Peggy Bechko: Writers Love Their Readers


by Peggy Bechko

And not surprisingly they want them to keep reading.

So what is it that might make a prized reader just stop reading, set the book aside, give up? Fantastic to hear your book kept a reader up all night, okay to know they stick in a bookmark and take a break, just awful and nightmarish to think that reader won’t pick the book up again.

So why don’t they pick it up again?

There can be many reasons, but here are a few basic ones you might consider while writing.

Is there too much description? Do you go on and long with long, flowery descriptions and narrative that just doesn’t move the story forward. The days of the writing of the classics is long past and the reader today want succinctly written scenes with few details allowing their own imaginations to take over. It’s a fine line to walk, but there you have it. Too much, too long on the description, narrative and wandering dialog and the reader is, well, bored into putting the book down.

Are your characters realistic? Are they so bland they’re boring? Do they have quirks and problems that are unique and unusual? If your characters don’t come across a real people with real problems odds are your reader is going to slap that book down and not pick it up again.

Did you hear somewhere sex sells? Offensive language gets attention? Violence rivets the eye? Well, yes, to a point. However, in general, readers don’t appreciate all that. If ‘all that’ isn’t key to a character or essential to moving a plot forward, don’t just write gratuitous sex, violence and filthy language scenes because the feeling is they’ll ‘sell’. There are moments where those things belong in a story, but make sure they do BELONG before you put any in. If it seems to your readers that you’re just waving it before their faces for shock value, odds are they’re going to put that book down. And they’ll look for your name on another book – so they don’t buy it by mistake.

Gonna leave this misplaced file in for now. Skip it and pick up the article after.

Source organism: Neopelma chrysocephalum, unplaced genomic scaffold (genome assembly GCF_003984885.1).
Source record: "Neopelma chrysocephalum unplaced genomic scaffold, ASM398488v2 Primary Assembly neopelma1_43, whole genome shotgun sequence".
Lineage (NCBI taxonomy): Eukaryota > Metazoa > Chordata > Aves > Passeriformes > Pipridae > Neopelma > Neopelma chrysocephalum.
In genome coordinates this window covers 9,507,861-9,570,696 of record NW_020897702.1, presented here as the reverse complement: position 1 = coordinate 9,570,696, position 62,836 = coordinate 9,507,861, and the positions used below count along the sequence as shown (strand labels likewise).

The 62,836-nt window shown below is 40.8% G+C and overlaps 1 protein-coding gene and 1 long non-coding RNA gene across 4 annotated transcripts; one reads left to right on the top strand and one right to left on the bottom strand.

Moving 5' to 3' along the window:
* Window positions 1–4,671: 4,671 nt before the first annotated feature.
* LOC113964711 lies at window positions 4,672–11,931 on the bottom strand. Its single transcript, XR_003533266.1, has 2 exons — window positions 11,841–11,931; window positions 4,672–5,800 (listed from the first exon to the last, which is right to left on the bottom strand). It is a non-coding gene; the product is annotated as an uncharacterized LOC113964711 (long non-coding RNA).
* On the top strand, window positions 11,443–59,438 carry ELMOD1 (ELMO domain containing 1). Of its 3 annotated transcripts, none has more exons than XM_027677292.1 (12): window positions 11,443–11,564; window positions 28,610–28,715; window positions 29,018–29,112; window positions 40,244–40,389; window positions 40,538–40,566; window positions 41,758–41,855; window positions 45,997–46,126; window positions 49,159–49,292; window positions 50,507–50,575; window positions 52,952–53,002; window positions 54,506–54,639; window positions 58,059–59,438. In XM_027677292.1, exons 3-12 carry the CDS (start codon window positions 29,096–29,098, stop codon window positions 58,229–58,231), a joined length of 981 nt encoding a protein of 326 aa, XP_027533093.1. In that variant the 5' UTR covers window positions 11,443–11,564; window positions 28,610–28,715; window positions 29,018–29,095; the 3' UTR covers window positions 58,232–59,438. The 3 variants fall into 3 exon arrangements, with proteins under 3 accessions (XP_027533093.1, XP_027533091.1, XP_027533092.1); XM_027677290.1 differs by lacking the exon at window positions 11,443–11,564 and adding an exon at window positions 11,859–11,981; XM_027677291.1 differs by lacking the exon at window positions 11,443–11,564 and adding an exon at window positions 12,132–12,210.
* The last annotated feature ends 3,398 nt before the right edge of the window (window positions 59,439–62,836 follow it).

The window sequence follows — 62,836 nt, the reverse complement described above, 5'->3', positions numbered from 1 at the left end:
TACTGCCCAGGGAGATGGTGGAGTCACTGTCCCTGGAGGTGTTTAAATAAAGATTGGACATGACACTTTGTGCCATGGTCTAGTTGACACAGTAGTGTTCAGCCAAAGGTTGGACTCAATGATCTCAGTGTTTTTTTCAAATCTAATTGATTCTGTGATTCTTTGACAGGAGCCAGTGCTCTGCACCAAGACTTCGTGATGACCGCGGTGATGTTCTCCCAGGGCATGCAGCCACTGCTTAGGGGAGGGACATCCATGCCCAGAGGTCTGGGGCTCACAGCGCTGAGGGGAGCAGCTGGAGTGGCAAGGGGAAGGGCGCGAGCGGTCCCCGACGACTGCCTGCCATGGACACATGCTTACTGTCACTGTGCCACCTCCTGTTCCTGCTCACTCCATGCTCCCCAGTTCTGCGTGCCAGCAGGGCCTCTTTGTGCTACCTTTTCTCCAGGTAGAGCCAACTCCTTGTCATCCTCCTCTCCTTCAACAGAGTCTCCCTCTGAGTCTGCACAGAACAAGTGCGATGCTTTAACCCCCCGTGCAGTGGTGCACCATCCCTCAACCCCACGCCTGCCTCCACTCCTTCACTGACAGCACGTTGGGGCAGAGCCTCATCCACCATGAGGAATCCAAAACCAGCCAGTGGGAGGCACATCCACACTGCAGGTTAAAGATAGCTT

Have you got firmly held beliefs? Moral codes of your own? Your own way of seeing the world?


Use them to move readers with a powerful theme, but don’t preach to them. Readers hate preachiness. If instead of being drawn in by an engrossing tale your readers feel you’re trying to force your own agenda on them, to cram a message down their throats, they’re going to turn on you.

Keep in mind not everyone shares your values and point of view. There are many world views out there. They may well be hooked by a well-written story based on a viewpoint at a one hundred and eighty degree flip from their own, but that doesn’t mean they’ll tolerate being told they have to share that perspective. Preaching is a big turn off and frequently the reason a book is cast aside. If you want to get a ‘message’ across, be more subtle. Make it into a powerful, positive theme in your book and let the readers come to their own conclusions.